I made the pudding using the stovetop in the common room. I left out the rosewater and used raspberry blossom honey, but otherwise stuck true to Heidi’s recipe. Everything about this all-milk, honey-sweetened dessert comforted. While the common room emptied bags of Fritos and put on a movie, I stirred constellations of tapioca pearls. The custard slowly thickened and the pearls grew plump and opaque. Sometimes people asked what I was making, and the floor taste-tested with plastic spoons.
As the dessert set, inspiration came. I grabbed a notebook and scrawled down the phrases that came to mind – “raspberry honey marries with a flurry of lemon zest,” “bright and wholesome,” “creamy pudding studded with chewy tapioca beads.” Writing and food are inseparable, and good food puts my pencil to paper.
I smoothed the pudding into some Tupperware and looked again at the notebook. Maybe my path has always been this obvious… It just took a little trial and error to figure it out.
The paperwork is official. When people ask what I’m studying, I don’t hesitate to say, “I’m a writing major with a minor in journalism.” And I swell with joy every time.
Maybe somewhere down the road, I’ll try to design my own major. I’ll combine elements of print journalism with writing and publishing and some solid English literature. It isn’t completely clear yet, but I have faith in myself. For now, I’ll enjoy my summer, spend a sleepless semester in Europe, and continue to write and eat.
[PS: I also have some incredible news to share! I've been invited to speak at BlogHer Food '11, on a panel with my Kitchen Generation co-founders about food blogging and the younger crowd. I'll finally get to meet my fellow teen food bloggers in person after a year of Skype chats. I'll get to meet scores of food bloggers I truly admire. I almost can't contain myself.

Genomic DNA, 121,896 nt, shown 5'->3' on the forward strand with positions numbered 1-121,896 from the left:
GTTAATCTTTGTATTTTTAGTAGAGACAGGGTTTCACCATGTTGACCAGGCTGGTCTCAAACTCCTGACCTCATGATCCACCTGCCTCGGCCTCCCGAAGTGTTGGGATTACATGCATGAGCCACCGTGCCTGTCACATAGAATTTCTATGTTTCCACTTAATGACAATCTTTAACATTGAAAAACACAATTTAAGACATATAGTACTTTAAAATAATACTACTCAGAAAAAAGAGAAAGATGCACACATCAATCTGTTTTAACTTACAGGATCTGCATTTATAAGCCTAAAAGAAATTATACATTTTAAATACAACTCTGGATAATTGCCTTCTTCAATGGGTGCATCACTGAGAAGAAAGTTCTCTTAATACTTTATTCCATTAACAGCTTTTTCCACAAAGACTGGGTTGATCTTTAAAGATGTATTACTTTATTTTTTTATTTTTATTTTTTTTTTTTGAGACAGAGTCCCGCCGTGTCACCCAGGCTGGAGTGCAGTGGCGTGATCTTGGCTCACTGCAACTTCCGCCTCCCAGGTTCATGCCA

The conference is May 20-21 in Atlanta, Georgia, and there's still time to register. Maybe I'll see you there?]
This tapioca pudding brings back childhood with a decidedly sophisticated twist. It’s thick, creamy, and full-bodied, brightened with lemon zest. The flavor of the honey really shines through true, so pick a milk honey with a flavor you like enough to lick off the spoon.
Make sure to use small pearl tapioca, not instant tapioca. I found a box for $2.99 at Whole Foods (that’s also where you can pick up raspberry honey and rose water.) Bob’s Red Mill small pearl tapioca is a good brand.
The only thing I’d suggest is to make sure the lemon zest is very fine so the texture of the pudding stays utterly smooth.
Raspberry Honey Tapioca
From Heidi Swanson’s Super Natural Every Day
3 cups / 710 ml milk
1/3 cup / 2.5 oz / 70 g small pearl tapioca
2 large egg yolks, lightly beaten
1/4 tsp fine-grain sea salt
1/3 cup / 80 ml mild honey (I used raspberry honey)
Grated zest of 1 small lemon
1/4 to 1 tsp rose water (I left this out)
Chopped toasted pistachios or sliced raspberries to garnish
Soak the tapioca in 1 cup / 240 ml of the milk in a medium, heavy saucepan for 30 – 60 minutes. Whisk in the yolks, salt, honey, and remaining milk.
Bring the mixture barely to a boil over medium-low heat, stirring. This will take about 15 minutes. Decrease the heat so the mixture gently simmers, stirring constantly, for another 20 minutes or until the tapioca is fully cooked (this depends on how large your tapioca pearls are.) The tapioca is fully cooked when the pearls swell up and are nearly translucent – tasting is the best way to tell. The pudding itself will also thicken into a custard. Continue to taste and stir, preventing the tapioca from scorching.
Remove the pan from the heat, stir in the lemon zest, then let the pudding cool (it will thicken a bit.) Stir in the rose water, if using, and wait another few minutes. Heidi likes to eat it warm, topped with pistachios, but I liked it cold, with fresh raspberries.